Timetable for change

  OLD
NEW
Initial Roll out August 2022  -
Online Provider portal September 2022 Sometime in 2024
Pilots for new assessments October 2022 Autumn 2023
KLOEs scrapped January 2023 October 2023
Full Roll out January 2023 January 2024

 

Quality Statements replace KLOEs

This is a ground up redesign starting from the bare bone Domain Headings of Safe, Caring, Responsive, Effective, and Well-Led.

  1. The Key Domains have new definitions
  2. Each Domain has 5-8 Quality Statements (34 in total)
  3. Evidence will be gathered in 6 pre-defined categories

[Note that KLOEs are scrapped in their entirety]

Transition from old to new

There was a gap during this transition in 2023 where the KLOEs were scrapped but the new Quality Statements would not be in place until the end of 2023.
The CQC has since clarified that KLOEs will now remain in place during this period. There is no "transitional arrangement" as yet and Providers are expected to follow KLOEs until the last day.

In the absence of a transition arrangement, technically, every Provider would risk non-compliance on day one of the new regime, as they prepared evidence based on KLOEs but the inspector is now applying the new Quality Statements to judge compliance.

Our recommendation for 2023

  1. If you have been rated "Good" or above, you will already be KLOE compliant, so as long as you have maintained good standards, you will remain compliant
  2. If you are compliant with KLOEs, you will also likely be compliant with most Quality Statements
  3. Our recommendation is to start implementing the new Quality Standards now so that you are ready on day one of the new regime.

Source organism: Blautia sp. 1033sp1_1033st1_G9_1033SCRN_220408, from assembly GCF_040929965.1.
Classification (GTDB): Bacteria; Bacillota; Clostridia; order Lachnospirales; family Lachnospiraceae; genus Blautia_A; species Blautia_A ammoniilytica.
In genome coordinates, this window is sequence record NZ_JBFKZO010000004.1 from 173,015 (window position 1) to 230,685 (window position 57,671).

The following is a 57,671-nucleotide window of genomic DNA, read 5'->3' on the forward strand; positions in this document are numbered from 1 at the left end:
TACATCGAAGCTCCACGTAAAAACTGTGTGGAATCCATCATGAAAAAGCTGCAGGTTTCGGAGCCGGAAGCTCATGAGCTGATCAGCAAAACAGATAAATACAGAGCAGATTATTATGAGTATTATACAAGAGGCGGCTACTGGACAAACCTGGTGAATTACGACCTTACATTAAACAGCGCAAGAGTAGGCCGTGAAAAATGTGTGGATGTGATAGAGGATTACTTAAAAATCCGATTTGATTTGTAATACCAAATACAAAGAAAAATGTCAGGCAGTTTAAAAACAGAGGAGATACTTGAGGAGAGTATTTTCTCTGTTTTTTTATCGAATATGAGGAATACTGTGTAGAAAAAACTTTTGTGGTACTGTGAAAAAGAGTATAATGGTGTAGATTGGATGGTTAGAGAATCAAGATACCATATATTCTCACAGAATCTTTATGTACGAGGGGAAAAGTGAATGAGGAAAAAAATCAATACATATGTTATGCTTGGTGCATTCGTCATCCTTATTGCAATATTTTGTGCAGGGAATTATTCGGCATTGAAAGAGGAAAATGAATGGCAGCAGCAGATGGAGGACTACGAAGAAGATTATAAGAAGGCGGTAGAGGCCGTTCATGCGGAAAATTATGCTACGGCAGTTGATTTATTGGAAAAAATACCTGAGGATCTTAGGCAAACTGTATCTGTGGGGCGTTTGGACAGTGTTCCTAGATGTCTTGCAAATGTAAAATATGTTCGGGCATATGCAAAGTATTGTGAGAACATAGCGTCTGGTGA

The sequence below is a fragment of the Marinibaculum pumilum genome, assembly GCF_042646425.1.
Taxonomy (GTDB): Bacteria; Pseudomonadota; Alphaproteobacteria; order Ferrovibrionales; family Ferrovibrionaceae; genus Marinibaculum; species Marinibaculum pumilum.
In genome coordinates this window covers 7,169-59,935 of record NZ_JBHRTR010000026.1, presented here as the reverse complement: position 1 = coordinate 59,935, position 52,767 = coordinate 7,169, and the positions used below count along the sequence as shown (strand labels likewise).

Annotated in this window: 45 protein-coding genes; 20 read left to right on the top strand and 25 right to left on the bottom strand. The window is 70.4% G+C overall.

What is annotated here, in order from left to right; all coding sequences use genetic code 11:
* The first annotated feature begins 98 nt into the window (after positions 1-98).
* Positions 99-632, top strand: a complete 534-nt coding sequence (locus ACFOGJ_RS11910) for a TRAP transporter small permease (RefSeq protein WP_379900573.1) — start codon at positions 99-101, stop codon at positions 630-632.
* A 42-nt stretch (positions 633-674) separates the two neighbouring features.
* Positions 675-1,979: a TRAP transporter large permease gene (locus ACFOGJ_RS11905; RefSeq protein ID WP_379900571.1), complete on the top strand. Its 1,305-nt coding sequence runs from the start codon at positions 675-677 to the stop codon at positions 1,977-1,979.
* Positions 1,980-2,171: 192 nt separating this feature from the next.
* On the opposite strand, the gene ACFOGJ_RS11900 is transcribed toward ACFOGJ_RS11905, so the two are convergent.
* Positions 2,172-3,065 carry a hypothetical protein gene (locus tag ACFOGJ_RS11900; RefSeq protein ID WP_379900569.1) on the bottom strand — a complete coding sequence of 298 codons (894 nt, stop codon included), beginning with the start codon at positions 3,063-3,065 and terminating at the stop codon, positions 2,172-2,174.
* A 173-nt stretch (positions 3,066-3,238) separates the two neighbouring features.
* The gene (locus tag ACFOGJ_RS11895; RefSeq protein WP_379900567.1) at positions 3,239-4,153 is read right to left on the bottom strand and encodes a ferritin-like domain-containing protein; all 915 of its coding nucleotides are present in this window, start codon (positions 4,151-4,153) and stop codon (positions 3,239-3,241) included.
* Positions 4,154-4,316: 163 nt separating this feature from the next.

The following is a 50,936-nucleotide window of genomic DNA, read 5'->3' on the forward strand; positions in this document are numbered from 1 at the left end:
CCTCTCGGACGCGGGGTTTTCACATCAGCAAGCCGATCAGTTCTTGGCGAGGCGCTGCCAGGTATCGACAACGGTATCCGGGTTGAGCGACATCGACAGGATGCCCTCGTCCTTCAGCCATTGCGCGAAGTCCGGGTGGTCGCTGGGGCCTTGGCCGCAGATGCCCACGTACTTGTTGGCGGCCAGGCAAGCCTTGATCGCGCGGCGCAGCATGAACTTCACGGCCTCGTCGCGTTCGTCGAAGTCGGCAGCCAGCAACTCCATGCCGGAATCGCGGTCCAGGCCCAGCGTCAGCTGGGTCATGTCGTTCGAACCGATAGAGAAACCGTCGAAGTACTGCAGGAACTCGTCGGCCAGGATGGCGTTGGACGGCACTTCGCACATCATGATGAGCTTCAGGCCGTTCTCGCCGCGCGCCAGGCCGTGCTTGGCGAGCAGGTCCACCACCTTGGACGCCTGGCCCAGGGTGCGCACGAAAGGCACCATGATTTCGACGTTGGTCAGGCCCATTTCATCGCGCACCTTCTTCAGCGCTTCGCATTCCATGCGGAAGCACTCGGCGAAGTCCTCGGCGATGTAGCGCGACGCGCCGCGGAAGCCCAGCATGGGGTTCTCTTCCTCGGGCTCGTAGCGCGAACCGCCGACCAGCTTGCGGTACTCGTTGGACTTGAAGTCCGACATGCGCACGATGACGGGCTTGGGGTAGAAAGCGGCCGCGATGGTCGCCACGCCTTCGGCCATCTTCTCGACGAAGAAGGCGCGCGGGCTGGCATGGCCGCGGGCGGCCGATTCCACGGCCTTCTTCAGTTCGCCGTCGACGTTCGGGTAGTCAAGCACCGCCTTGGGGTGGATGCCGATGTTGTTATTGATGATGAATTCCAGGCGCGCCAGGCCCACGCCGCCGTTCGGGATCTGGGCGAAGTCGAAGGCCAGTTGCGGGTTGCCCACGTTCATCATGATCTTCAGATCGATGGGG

New ratings methodology

Each Quality Statement will be assessed based on 6 predefined evidence categories

  1. People's experience of health and care services
  2. Feedback from staff and leaders
  3. Feedback from partners
  4. Observation
  5. Processes
  6. Outcomes

This will provide a structured assessment system, injecting some level of consistency where none existed before.
Providers will also be able to pinpoint exactly how they fared in each area.


Evidence - What's New?

Look at the Evidence Categories carefully. You cannot prepare for any of these at the last minute

This is why:-

  1. Most categories are about gathering external evidence from stakeholders
  2. Only TWO are about evidence that you can provide (Observation and Processes)
  3. ALL are about looking at historic actions, events, and outcomes

Inspections have always been about historic compliance. If you haven’t been doing this throughout the year, you’re in difficulties.
All you can do at the last minute is gather your documents, you can't invent evidence


Evidence, Ratings, and Continuous monitoring

External evidence will be gathered on an ongoing basis, and your ratings can change at any time if this shows a change in risk.

What evidence is relevant and how assessments will be made will be tailored to different types of providers and services. The evidence will be scored, and this scoring used to determine the overall rating.

The overall emphasis is on continuous monitoring. The key takeaway for Providers is to ensure they have processes that also record evidence of daily compliance so that they are ready for inspections at any time.

The most positive takeaway is that ratings can be changed at any time: so a negative rating isn't that drastic. A Provider will have ample opportunity to fix things and get the ratings revised.


Policies Vs Processes

Processes have a new and separate heading; Policies are hardly mentioned.
A new focus on Processes. The CQC will be look for actual processes and activities, and not your impressive library of policies.

Their definition:

“Processes are the series of steps, or activities that are carried out to deliver care that is safe and meets people’s needs.

Our assessment focuses on how effective policies and procedures are. We will look at information from the provider and data sources that measure processes”

Note the wording "how effective" policies are, not that you "have appropriate" policies.
Their examples include clinical data, waiting times, care records etc. but not policies.

 

 

Primary Care Networks (PCNs)

Partnered with the NAPC, the largest PCN network in England

 

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